A Hawaii judge has issued a bench warrant for an Illinois woman who failed to attend a court hearing over Zoom following her arrest for allegedly using a fake COVID-19 vaccination card that misspelled “Moderna” as “Maderna.”
On Wednesday, Judge Karin Holman stated that she would issue a $500 warrant for the 24-year-old woman’s arrest because of the missed court date, according to the Associated Press. Deputy Hawaii Attorney General Kory Young said that although the scheduled hearing was a status hearing, he’s going to move forward in requesting the warrant for the woman, as well.
The Illinois woman, whose name has not been made public, was released without bail in September on two misdemeanor counts of violating Hawaii’s emergency rules to control the spread of COVID-19.
In August, the woman allegedly obtained a fake COVID-19 vaccination card to avoid Hawaii’s 10-day traveler quarantine. When she uploaded the vaccination card to the state’s Safe Travels program prior to arriving in Honolulu on August 23, officials noticed a major error: “Moderna” was misspelled as “Maderna,” according to court documents.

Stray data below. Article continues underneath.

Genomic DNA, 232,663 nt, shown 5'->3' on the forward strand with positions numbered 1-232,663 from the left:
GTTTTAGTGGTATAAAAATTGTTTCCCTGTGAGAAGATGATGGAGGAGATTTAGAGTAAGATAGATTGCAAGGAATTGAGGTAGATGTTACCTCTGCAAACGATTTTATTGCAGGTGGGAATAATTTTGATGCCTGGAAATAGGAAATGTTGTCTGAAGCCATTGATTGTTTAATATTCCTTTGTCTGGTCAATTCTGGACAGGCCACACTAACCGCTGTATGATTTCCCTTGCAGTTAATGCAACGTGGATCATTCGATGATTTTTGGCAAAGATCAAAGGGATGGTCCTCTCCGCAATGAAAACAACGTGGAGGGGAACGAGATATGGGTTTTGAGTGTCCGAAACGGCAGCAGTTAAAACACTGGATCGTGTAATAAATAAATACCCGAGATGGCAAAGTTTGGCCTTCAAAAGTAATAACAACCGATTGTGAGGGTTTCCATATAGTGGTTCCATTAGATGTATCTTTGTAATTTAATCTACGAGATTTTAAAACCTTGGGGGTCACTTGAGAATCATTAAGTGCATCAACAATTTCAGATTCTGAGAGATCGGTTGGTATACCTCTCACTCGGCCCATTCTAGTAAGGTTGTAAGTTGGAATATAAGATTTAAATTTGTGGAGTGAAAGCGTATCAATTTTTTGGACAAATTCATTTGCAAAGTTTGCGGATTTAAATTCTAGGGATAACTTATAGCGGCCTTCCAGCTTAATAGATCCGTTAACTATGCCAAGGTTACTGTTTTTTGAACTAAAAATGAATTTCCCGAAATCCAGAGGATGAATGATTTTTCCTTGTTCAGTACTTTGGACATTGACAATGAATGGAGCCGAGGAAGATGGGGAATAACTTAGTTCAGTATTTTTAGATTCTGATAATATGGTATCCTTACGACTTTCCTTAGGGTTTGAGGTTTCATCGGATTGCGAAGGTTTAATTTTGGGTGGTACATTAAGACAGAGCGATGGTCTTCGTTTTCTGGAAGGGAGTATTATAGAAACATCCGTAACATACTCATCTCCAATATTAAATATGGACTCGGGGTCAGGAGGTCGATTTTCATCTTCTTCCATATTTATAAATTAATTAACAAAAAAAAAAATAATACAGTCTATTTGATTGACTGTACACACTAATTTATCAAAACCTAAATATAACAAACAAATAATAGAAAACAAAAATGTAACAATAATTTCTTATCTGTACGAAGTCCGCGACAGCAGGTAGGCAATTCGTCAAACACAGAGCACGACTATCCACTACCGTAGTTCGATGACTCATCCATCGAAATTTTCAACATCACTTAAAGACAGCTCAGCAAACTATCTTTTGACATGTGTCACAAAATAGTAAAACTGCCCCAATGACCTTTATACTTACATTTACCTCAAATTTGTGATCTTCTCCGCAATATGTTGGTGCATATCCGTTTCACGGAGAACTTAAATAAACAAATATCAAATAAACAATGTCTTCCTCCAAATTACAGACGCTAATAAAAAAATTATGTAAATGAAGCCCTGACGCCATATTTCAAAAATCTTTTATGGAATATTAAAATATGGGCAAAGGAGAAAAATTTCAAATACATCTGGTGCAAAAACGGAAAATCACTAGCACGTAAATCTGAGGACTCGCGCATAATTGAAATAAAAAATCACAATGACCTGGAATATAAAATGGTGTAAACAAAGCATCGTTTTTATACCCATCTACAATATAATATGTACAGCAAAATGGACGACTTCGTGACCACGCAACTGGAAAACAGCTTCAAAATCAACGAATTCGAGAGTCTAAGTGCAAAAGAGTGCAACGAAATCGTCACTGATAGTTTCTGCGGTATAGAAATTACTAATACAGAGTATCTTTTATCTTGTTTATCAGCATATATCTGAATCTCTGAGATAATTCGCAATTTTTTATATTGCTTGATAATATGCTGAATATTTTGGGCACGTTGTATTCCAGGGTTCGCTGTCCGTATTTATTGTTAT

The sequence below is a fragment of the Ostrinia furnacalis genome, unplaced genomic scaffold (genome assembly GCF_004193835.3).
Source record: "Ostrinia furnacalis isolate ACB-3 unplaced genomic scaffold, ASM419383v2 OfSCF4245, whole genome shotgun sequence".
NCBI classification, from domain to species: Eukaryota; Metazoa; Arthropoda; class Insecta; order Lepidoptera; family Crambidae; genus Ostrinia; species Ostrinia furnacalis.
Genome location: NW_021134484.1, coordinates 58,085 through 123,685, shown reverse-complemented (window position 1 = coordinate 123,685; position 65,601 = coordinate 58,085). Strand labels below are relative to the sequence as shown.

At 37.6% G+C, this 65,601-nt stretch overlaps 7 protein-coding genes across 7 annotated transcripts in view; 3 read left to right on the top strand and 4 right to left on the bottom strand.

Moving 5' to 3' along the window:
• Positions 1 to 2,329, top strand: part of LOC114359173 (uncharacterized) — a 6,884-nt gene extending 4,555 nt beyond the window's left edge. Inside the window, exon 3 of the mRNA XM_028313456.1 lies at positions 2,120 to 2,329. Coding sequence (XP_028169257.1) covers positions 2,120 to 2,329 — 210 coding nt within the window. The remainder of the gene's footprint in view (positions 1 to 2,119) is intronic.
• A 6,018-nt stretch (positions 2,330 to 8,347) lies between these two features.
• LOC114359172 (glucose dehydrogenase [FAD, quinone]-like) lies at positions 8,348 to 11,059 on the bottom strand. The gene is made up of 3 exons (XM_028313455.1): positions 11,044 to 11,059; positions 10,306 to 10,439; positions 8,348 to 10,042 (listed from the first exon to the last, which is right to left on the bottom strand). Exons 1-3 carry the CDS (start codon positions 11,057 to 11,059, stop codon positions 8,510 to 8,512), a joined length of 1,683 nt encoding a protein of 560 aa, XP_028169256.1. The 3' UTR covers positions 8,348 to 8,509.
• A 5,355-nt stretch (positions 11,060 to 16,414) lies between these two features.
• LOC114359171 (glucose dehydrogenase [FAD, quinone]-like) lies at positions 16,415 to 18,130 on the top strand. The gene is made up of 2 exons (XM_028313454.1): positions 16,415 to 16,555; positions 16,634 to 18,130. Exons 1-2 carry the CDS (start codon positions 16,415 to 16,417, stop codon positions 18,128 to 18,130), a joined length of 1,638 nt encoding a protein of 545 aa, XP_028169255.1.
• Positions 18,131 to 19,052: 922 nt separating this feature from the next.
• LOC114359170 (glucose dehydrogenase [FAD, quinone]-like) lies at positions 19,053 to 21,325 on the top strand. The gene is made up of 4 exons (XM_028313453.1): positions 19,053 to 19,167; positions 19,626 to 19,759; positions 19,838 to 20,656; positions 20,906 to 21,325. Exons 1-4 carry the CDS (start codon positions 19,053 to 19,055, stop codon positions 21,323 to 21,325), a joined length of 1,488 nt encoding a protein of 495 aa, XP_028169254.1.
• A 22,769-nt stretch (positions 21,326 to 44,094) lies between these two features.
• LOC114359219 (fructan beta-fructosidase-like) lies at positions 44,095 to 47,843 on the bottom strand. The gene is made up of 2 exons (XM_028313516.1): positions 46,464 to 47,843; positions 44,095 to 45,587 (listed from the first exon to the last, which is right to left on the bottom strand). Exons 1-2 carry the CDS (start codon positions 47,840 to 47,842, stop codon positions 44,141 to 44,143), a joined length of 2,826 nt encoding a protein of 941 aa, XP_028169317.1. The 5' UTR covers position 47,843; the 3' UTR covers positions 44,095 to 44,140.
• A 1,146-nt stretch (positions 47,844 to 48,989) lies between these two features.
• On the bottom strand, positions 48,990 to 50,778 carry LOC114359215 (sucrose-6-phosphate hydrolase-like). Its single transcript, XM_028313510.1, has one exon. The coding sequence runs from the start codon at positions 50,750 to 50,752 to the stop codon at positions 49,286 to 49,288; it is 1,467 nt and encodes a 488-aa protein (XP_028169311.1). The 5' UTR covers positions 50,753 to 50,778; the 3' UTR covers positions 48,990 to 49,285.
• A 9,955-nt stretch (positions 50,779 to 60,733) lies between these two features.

It’s unclear if the woman has hired an attorney. Though the state of Hawaii’s public defender’s office represented her at previous hearings, Public Defender James Tabe told the AP that’s no longer the case, as “our office did not receive an application from her for our services.”
Last month, a father and son, Norbert and Trevor Chung were also arrested in Hawaii after they allegedly used fake COVID-19 vaccination cards to enter the state.
Producing a fake COVID-19 vaccination card is a crime and is punishable by up to one year in prison and a fine of up to $5,000. Selling or buying fake COVID-19 vaccination cards is also illegal. The Hawaii Attorney General’s office has created a designated task force to investigate violations of the state’s current Safe Travels rules.
“Attorney General investigators are committed to ensuring all such leads are investigated and thank the community for their assistance and support,” Hawaii Attorney General Clare E. Connors’ office said in a statement to Newsweek. “Along those lines, the Department of the Attorney General will investigate and prosecute those who cheat the Safe Travels program, which was established to keep our islands safe.”